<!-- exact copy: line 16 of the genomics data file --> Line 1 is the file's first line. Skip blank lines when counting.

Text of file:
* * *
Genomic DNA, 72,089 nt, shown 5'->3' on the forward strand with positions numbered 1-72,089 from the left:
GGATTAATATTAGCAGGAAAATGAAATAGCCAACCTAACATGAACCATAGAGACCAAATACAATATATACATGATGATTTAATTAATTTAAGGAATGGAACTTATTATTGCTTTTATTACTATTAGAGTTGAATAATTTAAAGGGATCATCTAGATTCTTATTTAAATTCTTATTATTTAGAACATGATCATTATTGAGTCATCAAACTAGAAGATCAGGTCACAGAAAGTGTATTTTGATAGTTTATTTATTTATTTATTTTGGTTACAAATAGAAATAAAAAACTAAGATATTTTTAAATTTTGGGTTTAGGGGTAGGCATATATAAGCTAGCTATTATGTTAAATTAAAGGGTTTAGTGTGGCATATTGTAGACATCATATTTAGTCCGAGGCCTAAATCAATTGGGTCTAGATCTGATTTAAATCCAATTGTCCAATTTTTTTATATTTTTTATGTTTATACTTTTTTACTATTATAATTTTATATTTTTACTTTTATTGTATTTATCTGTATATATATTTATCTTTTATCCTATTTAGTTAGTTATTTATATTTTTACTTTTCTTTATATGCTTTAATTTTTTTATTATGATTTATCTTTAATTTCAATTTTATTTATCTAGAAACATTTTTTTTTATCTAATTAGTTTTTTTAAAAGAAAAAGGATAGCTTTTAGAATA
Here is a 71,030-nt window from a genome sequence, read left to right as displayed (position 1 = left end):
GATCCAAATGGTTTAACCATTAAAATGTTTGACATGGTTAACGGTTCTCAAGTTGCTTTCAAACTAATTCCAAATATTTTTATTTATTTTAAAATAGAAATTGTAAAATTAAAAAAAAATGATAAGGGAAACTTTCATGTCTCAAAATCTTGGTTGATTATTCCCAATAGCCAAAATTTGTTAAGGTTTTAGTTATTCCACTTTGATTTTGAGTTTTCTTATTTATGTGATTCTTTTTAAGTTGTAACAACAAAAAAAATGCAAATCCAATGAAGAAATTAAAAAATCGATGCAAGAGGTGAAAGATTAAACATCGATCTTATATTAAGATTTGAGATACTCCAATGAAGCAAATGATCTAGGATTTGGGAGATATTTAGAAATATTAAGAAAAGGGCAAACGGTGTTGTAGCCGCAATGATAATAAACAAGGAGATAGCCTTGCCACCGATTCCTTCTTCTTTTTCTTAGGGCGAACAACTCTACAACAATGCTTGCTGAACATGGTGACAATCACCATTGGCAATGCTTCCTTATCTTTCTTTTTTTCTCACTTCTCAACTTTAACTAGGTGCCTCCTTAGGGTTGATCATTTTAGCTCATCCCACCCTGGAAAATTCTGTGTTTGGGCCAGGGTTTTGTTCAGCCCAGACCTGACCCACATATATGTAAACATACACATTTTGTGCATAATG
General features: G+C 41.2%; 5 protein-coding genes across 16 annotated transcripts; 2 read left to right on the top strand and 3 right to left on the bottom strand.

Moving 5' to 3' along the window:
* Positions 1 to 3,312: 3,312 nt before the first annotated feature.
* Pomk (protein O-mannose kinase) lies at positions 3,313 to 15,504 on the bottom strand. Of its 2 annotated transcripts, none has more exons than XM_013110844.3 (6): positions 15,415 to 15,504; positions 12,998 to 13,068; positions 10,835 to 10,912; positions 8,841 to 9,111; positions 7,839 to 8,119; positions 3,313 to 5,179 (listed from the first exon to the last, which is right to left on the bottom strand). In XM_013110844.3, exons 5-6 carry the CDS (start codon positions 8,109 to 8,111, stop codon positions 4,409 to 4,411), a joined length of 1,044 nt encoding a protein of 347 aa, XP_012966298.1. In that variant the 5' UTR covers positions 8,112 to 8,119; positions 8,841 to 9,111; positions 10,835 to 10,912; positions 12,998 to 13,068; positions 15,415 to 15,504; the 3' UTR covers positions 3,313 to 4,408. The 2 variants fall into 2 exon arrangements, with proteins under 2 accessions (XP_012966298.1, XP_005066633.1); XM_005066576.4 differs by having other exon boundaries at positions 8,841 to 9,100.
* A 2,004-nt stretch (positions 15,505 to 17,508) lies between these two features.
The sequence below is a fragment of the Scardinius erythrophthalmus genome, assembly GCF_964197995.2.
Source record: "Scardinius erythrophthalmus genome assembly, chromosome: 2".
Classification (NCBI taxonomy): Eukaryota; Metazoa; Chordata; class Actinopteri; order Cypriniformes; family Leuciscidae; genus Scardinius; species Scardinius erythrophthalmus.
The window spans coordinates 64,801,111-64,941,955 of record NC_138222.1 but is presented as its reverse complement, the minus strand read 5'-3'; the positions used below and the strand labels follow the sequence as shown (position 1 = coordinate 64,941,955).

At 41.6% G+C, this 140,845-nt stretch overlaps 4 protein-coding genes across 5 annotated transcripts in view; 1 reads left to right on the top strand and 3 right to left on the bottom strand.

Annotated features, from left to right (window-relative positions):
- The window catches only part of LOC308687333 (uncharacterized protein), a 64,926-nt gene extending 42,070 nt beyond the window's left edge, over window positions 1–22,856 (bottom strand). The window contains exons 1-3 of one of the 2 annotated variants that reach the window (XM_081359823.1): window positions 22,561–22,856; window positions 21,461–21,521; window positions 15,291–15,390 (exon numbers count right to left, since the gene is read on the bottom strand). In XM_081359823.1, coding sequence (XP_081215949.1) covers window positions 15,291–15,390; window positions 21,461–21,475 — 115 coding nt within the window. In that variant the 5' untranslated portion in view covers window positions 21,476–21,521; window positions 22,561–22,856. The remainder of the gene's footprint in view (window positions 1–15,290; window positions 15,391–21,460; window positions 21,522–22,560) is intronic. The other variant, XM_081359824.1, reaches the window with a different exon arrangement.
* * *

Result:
- The window catches only part of LOC308687333 (uncharacterized protein), a 64,926-nt gene extending 42,070 nt beyond the window's left edge, over window positions 1–22,856 (bottom strand). The window contains exons 1-3 of one of the 2 annotated variants that reach the window (XM_081359823.1): window positions 22,561–22,856; window positions 21,461–21,521; window positions 15,291–15,390 (exon numbers count right to left, since the gene is read on the bottom strand). In XM_081359823.1, coding sequence (XP_081215949.1) covers window positions 15,291–15,390; window positions 21,461–21,475 — 115 coding nt within the window. In that variant the 5' untranslated portion in view covers window positions 21,476–21,521; window positions 22,561–22,856. The remainder of the gene's footprint in view (window positions 1–15,290; window positions 15,391–21,460; window positions 21,522–22,560) is intronic. The other variant, XM_081359824.1, reaches the window with a different exon arrangement.